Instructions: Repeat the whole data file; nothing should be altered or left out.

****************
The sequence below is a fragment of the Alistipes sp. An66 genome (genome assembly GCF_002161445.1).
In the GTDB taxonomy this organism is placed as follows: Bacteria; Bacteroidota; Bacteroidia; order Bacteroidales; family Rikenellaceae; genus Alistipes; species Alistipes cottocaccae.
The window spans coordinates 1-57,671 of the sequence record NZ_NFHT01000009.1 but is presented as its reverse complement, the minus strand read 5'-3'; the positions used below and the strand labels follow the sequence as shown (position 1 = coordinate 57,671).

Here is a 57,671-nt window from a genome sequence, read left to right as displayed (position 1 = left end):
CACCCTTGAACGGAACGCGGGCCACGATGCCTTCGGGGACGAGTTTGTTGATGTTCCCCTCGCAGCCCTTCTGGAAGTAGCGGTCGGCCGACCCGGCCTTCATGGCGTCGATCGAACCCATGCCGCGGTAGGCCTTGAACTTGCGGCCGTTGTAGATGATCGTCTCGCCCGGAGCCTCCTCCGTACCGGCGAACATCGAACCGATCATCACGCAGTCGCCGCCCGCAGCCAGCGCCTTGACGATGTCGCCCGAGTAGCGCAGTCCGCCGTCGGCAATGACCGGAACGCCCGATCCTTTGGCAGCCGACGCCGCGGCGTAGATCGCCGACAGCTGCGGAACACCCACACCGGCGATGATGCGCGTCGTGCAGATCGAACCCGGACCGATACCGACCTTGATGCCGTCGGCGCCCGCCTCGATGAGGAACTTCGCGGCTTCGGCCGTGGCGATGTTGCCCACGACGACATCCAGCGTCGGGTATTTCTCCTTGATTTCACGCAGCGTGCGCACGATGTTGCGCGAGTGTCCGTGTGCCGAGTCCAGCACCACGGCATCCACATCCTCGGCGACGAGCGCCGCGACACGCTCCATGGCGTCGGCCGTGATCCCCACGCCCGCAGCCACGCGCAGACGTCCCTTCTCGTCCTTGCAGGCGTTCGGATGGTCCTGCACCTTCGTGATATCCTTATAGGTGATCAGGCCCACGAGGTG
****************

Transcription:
The sequence below is a fragment of the Alistipes sp. An66 genome (genome assembly GCF_002161445.1).
In the GTDB taxonomy this organism is placed as follows: Bacteria; Bacteroidota; Bacteroidia; order Bacteroidales; family Rikenellaceae; genus Alistipes; species Alistipes cottocaccae.
The window spans coordinates 1-57,671 of the sequence record NZ_NFHT01000009.1 but is presented as its reverse complement, the minus strand read 5'-3'; the positions used below and the strand labels follow the sequence as shown (position 1 = coordinate 57,671).

Here is a 57,671-nt window from a genome sequence, read left to right as displayed (position 1 = left end):
CACCCTTGAACGGAACGCGGGCCACGATGCCTTCGGGGACGAGTTTGTTGATGTTCCCCTCGCAGCCCTTCTGGAAGTAGCGGTCGGCCGACCCGGCCTTCATGGCGTCGATCGAACCCATGCCGCGGTAGGCCTTGAACTTGCGGCCGTTGTAGATGATCGTCTCGCCCGGAGCCTCCTCCGTACCGGCGAACATCGAACCGATCATCACGCAGTCGCCGCCCGCAGCCAGCGCCTTGACGATGTCGCCCGAGTAGCGCAGTCCGCCGTCGGCAATGACCGGAACGCCCGATCCTTTGGCAGCCGACGCCGCGGCGTAGATCGCCGACAGCTGCGGAACACCCACACCGGCGATGATGCGCGTCGTGCAGATCGAACCCGGACCGATACCGACCTTGATGCCGTCGGCGCCCGCCTCGATGAGGAACTTCGCGGCTTCGGCCGTGGCGATGTTGCCCACGACGACATCCAGCGTCGGGTATTTCTCCTTGATTTCACGCAGCGTGCGCACGATGTTGCGCGAGTGTCCGTGTGCCGAGTCCAGCACCACGGCATCCACATCCTCGGCGACGAGCGCCGCGACACGCTCCATGGCGTCGGCCGTGATCCCCACGCCCGCAGCCACGCGCAGACGTCCCTTCTCGTCCTTGCAGGCGTTCGGATGGTCCTGCACCTTCGTGATATCCTTATAGGTGATCAGGCCCACGAGGTG